05 Sep 2016
The US is likely to see higher interest rates over the next 18 months than expected by the market, despite ongoing global economic and political uncertainty.
Employment and inflation levels in the world’s largest economy will provide the Federal Reserve room to tighten monetary policy in the next 18 months without hindering an economic recovery, says Macquarie Securities North America economist David Doyle.
Doyle expects the central bank to lift the fed funds rate three times by the end of 2017, with the first increase tipped for December to 1.13 per cent, from 0.25-0.50 per cent now. The futures market is significantly less sanguine, pricing in a rate of 0.65 per cent by the end of next year.
Doyle says market fears that global political risks will impact financial markets and growth, prolonging the accommodative policy in the US, may prove unwarranted in the face of the ongoing American expansion. Economic data - in sectors ranging from manufacturing, retail and home sales - have pointed to a recovery.
“There is a widespread perception that we are in a stagnation or deflationary period,” says Doyle. “In coming months, consensus will shift towards recognising that inflation is coming back; but that it is a healthy, benign inflation that is positive for risk-taking.”
The Federal Open Market Committee surprised markets last September when it held rates at record lows amid market turmoil, but went on to lift borrowing costs in December.
The Committee, which hasn’t moved rates since then, in late July forecast stronger economic activity and employment.
The aftermath of UK’s Brexit vote on June 23 saw expectations of any further rate rises in 2016 dissipate, however a rebound in equity markets has since seen that recover.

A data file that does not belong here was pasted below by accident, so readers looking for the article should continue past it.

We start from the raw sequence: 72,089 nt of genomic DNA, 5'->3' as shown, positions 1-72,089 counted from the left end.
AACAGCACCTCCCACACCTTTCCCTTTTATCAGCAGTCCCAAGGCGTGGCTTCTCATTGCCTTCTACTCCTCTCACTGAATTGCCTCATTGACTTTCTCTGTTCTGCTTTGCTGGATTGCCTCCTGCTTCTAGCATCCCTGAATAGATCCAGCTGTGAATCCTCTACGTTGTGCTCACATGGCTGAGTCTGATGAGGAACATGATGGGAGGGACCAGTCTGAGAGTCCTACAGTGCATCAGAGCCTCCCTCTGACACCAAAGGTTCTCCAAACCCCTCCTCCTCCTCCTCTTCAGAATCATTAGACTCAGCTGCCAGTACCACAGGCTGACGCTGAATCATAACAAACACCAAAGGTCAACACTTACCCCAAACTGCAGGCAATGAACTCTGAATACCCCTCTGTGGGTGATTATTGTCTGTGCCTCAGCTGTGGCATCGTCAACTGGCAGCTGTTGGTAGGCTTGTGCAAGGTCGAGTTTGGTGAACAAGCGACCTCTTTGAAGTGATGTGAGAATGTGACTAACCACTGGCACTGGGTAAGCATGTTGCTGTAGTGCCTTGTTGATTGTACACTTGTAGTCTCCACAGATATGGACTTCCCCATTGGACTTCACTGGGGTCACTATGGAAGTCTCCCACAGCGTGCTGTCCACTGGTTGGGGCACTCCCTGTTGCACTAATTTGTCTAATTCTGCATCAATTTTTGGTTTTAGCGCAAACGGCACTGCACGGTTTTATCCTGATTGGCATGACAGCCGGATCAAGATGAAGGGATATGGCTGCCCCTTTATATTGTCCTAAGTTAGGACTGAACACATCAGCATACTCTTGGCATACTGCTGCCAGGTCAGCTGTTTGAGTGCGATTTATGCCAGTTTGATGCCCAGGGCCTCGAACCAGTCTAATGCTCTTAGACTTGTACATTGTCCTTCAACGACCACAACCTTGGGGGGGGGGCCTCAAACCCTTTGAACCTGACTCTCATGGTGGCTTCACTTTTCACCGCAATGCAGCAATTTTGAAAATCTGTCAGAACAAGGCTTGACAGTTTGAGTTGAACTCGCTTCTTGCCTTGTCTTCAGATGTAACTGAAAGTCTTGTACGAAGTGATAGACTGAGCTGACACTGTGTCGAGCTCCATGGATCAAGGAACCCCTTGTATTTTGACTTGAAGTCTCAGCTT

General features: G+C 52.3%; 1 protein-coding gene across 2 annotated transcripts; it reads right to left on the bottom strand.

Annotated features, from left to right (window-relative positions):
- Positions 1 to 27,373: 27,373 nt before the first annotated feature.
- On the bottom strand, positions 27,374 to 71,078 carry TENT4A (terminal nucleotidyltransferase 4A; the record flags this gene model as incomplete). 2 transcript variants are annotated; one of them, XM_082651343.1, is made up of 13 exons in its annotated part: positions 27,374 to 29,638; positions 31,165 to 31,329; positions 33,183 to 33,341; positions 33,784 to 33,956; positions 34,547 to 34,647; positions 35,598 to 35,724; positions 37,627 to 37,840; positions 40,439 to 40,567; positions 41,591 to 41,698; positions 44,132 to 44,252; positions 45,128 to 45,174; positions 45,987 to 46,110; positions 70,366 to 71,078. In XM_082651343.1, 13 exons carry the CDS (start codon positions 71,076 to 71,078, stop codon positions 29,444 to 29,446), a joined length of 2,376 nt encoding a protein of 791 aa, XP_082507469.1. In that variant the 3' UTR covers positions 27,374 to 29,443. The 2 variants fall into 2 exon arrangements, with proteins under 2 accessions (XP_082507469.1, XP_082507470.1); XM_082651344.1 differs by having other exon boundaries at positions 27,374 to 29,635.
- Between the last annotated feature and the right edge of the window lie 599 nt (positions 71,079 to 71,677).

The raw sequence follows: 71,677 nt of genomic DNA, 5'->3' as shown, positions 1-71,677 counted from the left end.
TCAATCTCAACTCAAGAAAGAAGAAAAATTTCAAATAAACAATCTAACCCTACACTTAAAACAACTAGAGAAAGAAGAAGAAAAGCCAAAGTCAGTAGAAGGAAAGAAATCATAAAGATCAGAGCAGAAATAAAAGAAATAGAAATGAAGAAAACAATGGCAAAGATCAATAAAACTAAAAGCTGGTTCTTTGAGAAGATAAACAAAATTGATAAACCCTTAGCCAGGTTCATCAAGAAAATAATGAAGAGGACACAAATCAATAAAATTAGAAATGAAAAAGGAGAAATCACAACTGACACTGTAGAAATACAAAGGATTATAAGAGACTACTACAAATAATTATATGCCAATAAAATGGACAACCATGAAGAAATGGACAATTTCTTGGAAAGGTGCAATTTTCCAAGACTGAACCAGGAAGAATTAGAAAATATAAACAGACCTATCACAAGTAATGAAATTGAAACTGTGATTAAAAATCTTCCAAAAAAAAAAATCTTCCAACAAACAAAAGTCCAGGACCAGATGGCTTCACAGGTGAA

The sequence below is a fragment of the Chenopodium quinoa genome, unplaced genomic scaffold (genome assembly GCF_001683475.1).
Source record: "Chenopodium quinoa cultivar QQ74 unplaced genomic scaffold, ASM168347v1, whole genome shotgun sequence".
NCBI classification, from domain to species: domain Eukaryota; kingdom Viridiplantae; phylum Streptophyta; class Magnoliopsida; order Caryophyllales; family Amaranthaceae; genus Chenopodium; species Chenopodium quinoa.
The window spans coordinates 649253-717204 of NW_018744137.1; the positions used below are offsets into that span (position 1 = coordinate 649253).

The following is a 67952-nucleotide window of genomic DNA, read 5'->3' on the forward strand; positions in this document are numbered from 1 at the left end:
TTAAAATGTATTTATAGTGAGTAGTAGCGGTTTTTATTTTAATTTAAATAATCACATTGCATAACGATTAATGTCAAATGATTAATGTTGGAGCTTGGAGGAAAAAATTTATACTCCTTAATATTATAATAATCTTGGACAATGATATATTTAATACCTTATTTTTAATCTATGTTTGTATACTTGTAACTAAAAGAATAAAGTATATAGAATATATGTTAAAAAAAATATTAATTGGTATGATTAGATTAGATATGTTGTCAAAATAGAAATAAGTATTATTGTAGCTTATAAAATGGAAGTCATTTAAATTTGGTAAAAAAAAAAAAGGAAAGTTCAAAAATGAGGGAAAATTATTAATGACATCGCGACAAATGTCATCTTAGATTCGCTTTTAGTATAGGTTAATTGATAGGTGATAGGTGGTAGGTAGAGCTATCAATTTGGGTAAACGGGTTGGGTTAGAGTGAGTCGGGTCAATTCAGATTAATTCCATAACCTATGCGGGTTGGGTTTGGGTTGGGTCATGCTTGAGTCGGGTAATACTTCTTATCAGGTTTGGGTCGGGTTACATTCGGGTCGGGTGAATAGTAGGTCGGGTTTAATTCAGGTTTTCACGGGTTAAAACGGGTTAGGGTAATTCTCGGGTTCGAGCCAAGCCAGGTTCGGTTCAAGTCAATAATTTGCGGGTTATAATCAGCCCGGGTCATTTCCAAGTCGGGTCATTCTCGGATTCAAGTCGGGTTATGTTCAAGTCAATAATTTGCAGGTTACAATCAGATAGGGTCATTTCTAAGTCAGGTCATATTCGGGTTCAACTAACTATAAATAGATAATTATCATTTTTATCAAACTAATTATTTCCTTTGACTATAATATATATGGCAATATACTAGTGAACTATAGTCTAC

The implied market probability of a hike by the end of December 2016 is now 50 per cent, well below Macquarie’s 80 per cent probability forecast.
Doyle says the US economy is on solid footing with both employment and prices.
The US jobless rate has fallen to 4.9 per cent from nearly 10 per cent in 2010, and the nation has created an average of 189,000 jobs a month in the past six months. Prices will be further underpinned by the rebound in oil and the stabilisation in the dollar, which has stopped a decline in the value of imports.
Doyle references two data sets that show stronger trends than more widely followed readings.
The first is the Atlanta Fed’s Wage Growth Tracker, which computes the evolution of all individual salaries, and has climbed to a seven year high of 3.6 per cent.
That compares to the 2.5 per cent wage-growth reading from the Bureau of Labour Statistics (BLS).
Doyle also points to the Federal Reserve Bank of Cleveland’s Median Consumer Price Index (CPI), which has climbed to a multi-year high of 2.6 per cent, compared with the official headline CPI of 0.8 per cent from the BLS.
The Federal Reserve will only raise rates gradually and cautiously, providing support for financial markets worldwide, says Doyle.
“The Federal Reserve is very comfortable in allowing the economy to run a little bit hot for a period of time,’’ Doyle says. ``It’s a goldilocks for markets. Investors will appreciate a central bank that’s normalising policy gradually, together with an economy that’s doing quite well.”